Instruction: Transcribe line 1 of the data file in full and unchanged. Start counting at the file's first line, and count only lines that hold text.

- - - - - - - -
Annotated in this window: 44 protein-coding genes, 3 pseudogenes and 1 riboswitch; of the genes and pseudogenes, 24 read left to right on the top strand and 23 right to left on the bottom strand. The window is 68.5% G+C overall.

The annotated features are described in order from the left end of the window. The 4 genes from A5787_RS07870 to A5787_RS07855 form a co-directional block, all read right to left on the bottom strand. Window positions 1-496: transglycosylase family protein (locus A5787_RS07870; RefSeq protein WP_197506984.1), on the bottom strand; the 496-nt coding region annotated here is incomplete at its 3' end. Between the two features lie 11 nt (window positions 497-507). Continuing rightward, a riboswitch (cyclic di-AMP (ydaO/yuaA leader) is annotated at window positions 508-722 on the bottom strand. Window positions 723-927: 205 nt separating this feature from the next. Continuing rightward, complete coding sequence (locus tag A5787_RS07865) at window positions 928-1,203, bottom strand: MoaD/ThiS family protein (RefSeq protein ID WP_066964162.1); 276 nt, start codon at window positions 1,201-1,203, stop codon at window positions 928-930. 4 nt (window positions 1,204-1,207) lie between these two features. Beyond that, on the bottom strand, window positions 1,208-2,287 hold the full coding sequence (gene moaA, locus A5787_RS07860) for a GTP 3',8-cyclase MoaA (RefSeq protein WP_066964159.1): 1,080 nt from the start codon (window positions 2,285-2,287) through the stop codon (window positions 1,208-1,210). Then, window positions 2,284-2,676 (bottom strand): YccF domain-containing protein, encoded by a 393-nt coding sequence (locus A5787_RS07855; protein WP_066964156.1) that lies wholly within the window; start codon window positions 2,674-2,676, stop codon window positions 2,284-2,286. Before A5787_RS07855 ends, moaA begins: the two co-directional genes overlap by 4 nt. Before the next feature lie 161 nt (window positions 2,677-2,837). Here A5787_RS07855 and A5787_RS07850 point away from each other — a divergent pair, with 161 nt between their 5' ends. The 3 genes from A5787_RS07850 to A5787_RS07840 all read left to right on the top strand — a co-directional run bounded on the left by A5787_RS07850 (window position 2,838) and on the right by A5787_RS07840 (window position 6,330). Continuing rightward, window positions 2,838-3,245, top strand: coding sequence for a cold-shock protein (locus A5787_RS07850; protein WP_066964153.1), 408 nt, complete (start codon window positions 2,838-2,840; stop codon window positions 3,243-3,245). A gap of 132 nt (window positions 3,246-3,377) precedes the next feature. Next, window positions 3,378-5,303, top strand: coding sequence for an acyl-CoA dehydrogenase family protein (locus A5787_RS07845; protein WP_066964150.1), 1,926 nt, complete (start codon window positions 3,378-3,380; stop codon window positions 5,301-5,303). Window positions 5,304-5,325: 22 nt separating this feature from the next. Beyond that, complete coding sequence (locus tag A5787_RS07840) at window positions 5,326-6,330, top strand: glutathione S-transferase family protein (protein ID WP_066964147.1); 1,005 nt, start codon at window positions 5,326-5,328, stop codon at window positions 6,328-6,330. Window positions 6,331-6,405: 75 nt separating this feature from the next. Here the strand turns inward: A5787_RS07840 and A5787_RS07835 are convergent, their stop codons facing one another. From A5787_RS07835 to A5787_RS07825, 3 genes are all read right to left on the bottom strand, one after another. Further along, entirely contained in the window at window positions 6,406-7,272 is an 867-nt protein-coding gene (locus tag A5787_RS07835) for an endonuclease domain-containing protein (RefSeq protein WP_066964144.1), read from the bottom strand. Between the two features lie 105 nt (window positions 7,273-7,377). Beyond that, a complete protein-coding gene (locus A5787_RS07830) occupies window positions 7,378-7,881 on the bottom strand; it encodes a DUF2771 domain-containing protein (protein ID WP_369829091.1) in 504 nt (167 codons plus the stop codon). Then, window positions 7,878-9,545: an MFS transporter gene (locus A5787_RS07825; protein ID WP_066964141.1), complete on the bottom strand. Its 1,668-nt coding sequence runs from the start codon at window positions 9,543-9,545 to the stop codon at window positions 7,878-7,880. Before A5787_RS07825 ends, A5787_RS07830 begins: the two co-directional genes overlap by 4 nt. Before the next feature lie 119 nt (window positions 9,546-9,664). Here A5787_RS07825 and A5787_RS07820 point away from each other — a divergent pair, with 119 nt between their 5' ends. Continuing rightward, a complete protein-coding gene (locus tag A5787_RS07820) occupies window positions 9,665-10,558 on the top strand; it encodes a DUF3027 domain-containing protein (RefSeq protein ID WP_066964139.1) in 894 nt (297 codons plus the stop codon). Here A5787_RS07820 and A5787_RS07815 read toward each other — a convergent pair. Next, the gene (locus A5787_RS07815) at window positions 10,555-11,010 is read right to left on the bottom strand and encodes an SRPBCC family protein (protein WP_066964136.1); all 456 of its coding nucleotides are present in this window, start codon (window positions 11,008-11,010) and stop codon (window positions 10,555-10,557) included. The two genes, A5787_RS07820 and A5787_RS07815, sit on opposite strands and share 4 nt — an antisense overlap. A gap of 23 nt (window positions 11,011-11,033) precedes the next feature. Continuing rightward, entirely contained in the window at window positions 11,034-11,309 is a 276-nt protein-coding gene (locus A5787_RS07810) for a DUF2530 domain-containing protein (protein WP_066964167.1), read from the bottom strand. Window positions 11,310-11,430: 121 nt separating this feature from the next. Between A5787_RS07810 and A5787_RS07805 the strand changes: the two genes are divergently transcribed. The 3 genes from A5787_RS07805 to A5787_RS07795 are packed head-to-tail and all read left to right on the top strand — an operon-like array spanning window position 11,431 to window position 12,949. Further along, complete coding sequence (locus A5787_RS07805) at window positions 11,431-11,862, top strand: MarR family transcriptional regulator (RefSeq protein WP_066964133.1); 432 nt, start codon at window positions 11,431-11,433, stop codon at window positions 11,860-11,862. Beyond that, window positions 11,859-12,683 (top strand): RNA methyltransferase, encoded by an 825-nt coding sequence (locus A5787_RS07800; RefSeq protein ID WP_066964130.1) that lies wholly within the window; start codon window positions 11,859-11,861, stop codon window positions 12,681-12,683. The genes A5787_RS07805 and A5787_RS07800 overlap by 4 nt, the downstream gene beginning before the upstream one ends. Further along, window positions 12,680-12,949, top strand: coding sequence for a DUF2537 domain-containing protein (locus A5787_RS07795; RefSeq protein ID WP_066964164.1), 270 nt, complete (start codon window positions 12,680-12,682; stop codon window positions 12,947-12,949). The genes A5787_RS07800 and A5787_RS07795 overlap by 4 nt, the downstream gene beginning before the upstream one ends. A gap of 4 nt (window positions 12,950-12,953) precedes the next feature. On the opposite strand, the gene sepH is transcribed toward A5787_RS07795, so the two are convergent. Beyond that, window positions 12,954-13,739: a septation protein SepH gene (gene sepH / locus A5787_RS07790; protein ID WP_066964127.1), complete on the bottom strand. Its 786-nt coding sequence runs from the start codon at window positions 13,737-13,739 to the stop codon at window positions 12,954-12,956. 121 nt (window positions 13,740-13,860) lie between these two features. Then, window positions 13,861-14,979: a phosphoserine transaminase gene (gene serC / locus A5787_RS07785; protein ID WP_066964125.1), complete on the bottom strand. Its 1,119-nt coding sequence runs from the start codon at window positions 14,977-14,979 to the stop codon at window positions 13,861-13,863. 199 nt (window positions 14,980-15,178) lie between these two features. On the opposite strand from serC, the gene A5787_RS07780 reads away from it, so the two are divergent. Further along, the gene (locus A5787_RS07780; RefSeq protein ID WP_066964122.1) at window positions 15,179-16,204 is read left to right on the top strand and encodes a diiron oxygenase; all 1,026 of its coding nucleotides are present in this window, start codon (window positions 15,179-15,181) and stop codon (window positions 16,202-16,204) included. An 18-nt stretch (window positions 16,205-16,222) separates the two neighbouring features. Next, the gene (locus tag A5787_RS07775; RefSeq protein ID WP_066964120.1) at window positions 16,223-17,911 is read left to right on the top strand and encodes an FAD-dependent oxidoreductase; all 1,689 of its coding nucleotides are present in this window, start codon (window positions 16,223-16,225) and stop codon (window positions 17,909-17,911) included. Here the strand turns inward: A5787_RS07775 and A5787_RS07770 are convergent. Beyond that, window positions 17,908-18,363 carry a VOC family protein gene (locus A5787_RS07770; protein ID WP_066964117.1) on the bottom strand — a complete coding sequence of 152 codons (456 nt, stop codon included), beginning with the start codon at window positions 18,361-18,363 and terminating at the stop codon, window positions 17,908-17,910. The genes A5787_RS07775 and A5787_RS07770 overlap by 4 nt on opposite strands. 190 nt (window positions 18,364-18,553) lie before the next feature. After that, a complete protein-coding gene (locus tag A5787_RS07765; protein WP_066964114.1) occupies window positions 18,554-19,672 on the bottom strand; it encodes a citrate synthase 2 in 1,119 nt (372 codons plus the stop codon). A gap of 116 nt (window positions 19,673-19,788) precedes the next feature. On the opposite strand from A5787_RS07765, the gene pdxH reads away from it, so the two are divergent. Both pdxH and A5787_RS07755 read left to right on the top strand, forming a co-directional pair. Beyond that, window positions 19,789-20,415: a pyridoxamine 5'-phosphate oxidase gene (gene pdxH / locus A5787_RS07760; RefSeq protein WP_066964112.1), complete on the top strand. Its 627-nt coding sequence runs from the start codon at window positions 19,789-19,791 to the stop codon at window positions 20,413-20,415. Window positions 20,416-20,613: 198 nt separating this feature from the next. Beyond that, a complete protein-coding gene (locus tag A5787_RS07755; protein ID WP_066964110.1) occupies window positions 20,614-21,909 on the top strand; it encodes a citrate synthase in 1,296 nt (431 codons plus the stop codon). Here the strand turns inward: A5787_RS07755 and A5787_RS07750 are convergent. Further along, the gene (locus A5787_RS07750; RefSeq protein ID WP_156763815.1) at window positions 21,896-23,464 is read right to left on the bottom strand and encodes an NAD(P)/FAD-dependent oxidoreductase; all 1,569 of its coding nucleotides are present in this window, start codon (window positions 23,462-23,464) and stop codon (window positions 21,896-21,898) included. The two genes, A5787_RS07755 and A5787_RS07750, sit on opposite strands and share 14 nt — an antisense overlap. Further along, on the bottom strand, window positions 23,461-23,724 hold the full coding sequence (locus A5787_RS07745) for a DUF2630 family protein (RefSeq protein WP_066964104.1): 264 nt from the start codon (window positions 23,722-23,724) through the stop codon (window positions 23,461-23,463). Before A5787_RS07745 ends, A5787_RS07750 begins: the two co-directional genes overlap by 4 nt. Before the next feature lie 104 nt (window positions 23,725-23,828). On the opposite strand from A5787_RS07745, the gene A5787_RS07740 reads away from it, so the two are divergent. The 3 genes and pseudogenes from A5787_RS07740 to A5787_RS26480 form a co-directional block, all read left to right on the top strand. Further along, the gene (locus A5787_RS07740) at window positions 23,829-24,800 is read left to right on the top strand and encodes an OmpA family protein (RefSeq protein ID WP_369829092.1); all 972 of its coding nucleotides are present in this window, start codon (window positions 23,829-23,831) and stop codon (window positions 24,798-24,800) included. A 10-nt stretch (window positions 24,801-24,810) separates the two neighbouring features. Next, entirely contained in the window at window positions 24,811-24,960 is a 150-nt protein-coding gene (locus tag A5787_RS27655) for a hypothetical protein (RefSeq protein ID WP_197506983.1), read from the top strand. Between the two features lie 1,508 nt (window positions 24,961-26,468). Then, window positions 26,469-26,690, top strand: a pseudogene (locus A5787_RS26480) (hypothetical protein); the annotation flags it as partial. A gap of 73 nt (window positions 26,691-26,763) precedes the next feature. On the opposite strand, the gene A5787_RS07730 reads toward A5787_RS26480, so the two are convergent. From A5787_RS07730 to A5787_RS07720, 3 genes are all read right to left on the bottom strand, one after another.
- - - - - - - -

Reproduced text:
Annotated in this window: 44 protein-coding genes, 3 pseudogenes and 1 riboswitch; of the genes and pseudogenes, 24 read left to right on the top strand and 23 right to left on the bottom strand. The window is 68.5% G+C overall.